I've certainly got the message that you don't like the default style! But, that really is a tiny subset of what CC3 can do. We will be including a couple more overland map-making styles with CC3 in a free update next year. I suspect they will be more to your taste.

Quote
What I think I actually miss the most about layers when using Fantasy Cartographer, is the ease of overlapping objects.  In FC3, now that I've made 2 maps over 12 hours, I've probably spent about 2-3 hours of that wrestling the icons (wasted time).  In Photoshop, every time you "paste" an object, it creates a new layer as the top layer.  If you need to put that object behind another object, you simply drag and drop the layer lower down in the stack.  In FC3, if I put down 5 trees, and then realize I need to put some trees *behind* those, I either need to start over, or I have to use go through some convoluted steps.  What's even worse is when you accidentally put an object in front of another object, where one of them is obscured, and now you need to select the obscured object. I know a more advanced user wouldn't find this difficult, but I imagine it would be more appealing to new users if it was easier.

Just use Symbols >> Sort Symbols in map and select any trees or mountains and it does it all for you. You don't have to worry too much about placement order. You can work from north to south to prevent this happening in the first place if you wish.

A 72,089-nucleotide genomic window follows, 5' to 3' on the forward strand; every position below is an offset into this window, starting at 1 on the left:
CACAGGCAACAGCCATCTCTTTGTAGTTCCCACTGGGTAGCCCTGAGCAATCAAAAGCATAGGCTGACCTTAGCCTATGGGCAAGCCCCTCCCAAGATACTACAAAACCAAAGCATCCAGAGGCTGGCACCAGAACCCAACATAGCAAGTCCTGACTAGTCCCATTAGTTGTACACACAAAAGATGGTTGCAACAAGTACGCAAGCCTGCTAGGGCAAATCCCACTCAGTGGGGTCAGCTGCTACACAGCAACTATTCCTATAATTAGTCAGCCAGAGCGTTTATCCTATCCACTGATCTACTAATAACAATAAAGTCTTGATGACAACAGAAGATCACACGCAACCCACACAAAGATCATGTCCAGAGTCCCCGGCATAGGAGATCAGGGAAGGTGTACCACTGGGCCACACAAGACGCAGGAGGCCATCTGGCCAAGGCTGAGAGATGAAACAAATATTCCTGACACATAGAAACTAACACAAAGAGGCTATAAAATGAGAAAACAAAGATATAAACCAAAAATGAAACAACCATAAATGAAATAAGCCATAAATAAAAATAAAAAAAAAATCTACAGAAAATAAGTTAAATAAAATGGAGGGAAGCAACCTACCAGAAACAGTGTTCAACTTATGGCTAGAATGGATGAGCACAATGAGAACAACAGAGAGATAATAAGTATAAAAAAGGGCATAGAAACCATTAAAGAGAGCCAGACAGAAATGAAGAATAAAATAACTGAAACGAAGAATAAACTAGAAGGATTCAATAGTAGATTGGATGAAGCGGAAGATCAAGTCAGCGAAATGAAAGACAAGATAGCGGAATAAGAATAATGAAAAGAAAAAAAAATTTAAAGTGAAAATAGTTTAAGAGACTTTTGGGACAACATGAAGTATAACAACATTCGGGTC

Quote
Ultimately, all this stuff comes back to "Learn how to use it really well" and "Draw/fix icons to your liking."  But your biggest selling point is "Makes it easy to make fantasy maps for your game!"  Also, people are really resistant to the idea of, "Yeah, you don't find the base product useful, but you will if you spend enough money on addons!" (People design a lot more dungeons then they do overland maps...) I could continue on about some simple  and complicated design decisions that would improve the new user experience, but I kind of doubt you want to hear it anyways. Good luck with everything!

Our software does make it easy to create maps for the majority of users. If you can already use Photoshop, you've jumped a massively bigger hurdle than you'll ever have to with CC3, so whether it's worth jumping CC3's smaller one is a matter of taste. "Doesn't work like Photoshop" is a reasonable problem from someone who is invested in learning Photoshop. The UI is designed to allow intermediate to advanced users to create maps faster than any other software, though we've made some sweeping changes in CC3 which help new users as well, in particular the new drawing wizard.

We are always pleased to hear suggestions as to how we might improve the new user experience, by all means send such suggestions over.

Our business model is all about customer choices and budgets. CC3 alone includes a very wide range of symbols for all applications including dungeons, and I believe offers very good value on its own. If you want more stuff, you can get it. You don't have to. We could sell a single app with everything, but it would be too expensive for most budgets.

An hour and a half's solid tutorial work at the beginning will save you a lot of faffing around, as I think my answers above demonstrate. Finally, I'll point you at the video tutorials here.

I suggest that we are getting off topic for the Forge publishing forum, and I suggest that if you have any further questions we take it over the Profantasy forum, or private email.